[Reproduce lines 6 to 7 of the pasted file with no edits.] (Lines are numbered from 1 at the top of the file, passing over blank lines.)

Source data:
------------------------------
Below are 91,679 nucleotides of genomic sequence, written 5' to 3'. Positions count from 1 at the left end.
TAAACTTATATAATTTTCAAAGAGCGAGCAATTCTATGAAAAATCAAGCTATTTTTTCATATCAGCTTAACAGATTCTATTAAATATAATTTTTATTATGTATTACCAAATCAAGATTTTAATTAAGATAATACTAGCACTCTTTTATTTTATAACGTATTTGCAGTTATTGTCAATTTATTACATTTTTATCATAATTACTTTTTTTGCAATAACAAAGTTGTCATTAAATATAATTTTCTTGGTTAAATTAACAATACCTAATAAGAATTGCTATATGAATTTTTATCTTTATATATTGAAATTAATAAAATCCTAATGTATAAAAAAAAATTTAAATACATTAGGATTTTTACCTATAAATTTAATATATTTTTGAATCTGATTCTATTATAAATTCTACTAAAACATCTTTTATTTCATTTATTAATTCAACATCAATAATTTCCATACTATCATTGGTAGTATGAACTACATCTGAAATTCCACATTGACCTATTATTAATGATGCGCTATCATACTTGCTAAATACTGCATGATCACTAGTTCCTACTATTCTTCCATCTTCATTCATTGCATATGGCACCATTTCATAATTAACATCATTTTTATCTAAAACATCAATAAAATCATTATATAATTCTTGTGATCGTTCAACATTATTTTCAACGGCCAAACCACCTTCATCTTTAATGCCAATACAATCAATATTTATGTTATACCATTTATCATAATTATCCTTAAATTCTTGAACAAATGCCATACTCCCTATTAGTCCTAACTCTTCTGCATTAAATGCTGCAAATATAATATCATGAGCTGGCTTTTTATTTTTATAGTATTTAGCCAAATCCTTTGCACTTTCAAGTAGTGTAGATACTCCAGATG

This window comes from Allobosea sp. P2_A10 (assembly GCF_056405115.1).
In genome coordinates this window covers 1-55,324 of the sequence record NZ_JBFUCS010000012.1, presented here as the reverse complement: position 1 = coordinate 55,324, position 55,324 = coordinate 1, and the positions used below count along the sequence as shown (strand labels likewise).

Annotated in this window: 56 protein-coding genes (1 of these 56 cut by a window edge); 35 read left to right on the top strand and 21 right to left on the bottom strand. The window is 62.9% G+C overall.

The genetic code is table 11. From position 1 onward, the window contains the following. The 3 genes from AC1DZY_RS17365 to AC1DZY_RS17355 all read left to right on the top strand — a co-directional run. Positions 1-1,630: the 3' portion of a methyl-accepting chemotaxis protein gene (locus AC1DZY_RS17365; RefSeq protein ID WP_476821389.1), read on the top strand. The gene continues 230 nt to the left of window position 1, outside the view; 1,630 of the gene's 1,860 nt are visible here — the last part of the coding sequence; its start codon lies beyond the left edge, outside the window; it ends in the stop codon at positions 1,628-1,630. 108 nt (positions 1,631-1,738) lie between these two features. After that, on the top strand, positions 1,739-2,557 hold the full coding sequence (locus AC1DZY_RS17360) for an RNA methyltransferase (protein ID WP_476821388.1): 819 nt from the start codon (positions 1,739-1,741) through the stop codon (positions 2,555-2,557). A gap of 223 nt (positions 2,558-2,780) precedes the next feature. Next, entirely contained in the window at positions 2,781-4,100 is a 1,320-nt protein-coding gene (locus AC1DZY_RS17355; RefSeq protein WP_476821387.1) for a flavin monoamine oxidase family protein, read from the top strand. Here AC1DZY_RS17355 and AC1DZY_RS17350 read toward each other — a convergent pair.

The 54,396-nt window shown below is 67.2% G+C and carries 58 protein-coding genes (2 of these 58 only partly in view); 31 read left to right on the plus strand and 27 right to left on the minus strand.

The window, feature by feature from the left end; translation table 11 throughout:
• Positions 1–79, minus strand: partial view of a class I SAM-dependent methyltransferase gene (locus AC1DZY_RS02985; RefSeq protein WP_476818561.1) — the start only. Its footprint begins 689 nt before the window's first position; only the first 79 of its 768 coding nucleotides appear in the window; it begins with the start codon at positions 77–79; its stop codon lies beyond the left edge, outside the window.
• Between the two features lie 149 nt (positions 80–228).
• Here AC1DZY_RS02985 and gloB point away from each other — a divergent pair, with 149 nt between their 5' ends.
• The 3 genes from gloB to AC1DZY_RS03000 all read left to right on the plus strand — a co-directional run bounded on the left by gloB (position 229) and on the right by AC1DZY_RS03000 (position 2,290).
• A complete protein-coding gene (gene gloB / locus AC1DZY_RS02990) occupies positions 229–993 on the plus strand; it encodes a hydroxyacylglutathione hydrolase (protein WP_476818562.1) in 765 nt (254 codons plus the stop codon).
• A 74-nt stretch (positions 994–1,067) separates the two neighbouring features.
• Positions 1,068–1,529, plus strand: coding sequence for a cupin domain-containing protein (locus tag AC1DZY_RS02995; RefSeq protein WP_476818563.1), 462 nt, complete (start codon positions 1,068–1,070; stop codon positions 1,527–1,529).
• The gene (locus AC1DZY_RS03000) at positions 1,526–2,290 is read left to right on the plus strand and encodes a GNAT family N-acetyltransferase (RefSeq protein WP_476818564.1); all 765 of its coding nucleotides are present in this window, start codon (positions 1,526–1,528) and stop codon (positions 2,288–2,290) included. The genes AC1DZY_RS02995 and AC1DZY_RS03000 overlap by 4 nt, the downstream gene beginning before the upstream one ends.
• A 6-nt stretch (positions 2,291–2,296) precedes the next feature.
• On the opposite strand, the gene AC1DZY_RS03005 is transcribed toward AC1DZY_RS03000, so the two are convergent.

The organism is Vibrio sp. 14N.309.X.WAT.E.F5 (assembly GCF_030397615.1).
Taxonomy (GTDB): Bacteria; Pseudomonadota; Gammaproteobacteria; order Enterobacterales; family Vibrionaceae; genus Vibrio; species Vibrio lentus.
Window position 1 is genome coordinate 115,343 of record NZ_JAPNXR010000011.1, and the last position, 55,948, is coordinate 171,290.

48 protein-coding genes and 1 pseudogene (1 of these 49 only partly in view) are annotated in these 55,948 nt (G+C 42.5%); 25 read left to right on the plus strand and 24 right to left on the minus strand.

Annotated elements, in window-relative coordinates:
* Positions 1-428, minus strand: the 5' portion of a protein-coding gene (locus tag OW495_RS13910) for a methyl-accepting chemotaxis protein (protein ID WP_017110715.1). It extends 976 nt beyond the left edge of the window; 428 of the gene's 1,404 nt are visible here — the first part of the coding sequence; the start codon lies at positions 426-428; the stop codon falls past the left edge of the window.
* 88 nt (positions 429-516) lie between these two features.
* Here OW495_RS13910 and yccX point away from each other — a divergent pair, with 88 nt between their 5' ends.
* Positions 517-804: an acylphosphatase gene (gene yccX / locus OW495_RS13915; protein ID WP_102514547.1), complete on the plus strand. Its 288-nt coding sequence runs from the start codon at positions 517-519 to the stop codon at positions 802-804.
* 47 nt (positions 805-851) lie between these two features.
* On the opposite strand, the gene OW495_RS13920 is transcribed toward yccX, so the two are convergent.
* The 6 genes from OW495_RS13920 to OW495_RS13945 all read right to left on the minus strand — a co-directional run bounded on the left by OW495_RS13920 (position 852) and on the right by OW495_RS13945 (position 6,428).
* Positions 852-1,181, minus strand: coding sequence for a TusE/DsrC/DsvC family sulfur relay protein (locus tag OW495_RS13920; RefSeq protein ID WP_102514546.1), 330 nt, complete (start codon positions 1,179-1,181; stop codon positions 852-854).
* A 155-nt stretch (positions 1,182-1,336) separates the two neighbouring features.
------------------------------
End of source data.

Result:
The genetic code is table 11. From position 1 onward, the window contains the following. The 3 genes from AC1DZY_RS17365 to AC1DZY_RS17355 all read left to right on the top strand — a co-directional run. Positions 1-1,630: the 3' portion of a methyl-accepting chemotaxis protein gene (locus AC1DZY_RS17365; RefSeq protein ID WP_476821389.1), read on the top strand. The gene continues 230 nt to the left of window position 1, outside the view; 1,630 of the gene's 1,860 nt are visible here — the last part of the coding sequence; its start codon lies beyond the left edge, outside the window; it ends in the stop codon at positions 1,628-1,630. 108 nt (positions 1,631-1,738) lie between these two features. After that, on the top strand, positions 1,739-2,557 hold the full coding sequence (locus AC1DZY_RS17360) for an RNA methyltransferase (protein ID WP_476821388.1): 819 nt from the start codon (positions 1,739-1,741) through the stop codon (positions 2,555-2,557). A gap of 223 nt (positions 2,558-2,780) precedes the next feature. Next, entirely contained in the window at positions 2,781-4,100 is a 1,320-nt protein-coding gene (locus AC1DZY_RS17355; RefSeq protein WP_476821387.1) for a flavin monoamine oxidase family protein, read from the top strand. Here AC1DZY_RS17355 and AC1DZY_RS17350 read toward each other — a convergent pair.

The 54,396-nt window shown below is 67.2% G+C and carries 58 protein-coding genes (2 of these 58 only partly in view); 31 read left to right on the plus strand and 27 right to left on the minus strand.